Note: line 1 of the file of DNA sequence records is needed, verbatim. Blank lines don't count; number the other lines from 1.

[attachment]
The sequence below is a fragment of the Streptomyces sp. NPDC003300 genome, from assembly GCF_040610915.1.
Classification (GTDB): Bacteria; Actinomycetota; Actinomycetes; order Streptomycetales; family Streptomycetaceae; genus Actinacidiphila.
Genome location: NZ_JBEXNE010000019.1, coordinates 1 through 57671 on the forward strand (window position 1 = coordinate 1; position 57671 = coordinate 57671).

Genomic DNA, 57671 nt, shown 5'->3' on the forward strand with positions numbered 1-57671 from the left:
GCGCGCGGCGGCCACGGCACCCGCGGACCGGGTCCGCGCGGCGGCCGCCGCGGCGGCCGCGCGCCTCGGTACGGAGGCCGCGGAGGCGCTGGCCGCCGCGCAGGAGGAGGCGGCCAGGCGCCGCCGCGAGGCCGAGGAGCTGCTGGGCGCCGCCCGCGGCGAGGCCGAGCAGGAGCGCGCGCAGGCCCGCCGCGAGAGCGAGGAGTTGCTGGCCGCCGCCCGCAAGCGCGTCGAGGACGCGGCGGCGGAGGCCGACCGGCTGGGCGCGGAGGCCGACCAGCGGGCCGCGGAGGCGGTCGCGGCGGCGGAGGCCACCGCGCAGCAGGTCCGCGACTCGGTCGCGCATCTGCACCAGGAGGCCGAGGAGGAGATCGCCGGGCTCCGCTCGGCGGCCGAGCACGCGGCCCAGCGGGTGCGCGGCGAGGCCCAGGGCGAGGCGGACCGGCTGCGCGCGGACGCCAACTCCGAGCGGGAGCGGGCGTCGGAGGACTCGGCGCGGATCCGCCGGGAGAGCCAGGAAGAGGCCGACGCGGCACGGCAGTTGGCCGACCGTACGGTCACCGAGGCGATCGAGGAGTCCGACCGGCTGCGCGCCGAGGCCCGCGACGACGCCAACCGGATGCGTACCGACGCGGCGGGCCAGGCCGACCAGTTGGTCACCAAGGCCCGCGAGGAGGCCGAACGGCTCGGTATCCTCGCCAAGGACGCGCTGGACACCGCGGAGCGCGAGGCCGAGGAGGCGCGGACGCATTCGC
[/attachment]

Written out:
The sequence below is a fragment of the Streptomyces sp. NPDC003300 genome, from assembly GCF_040610915.1.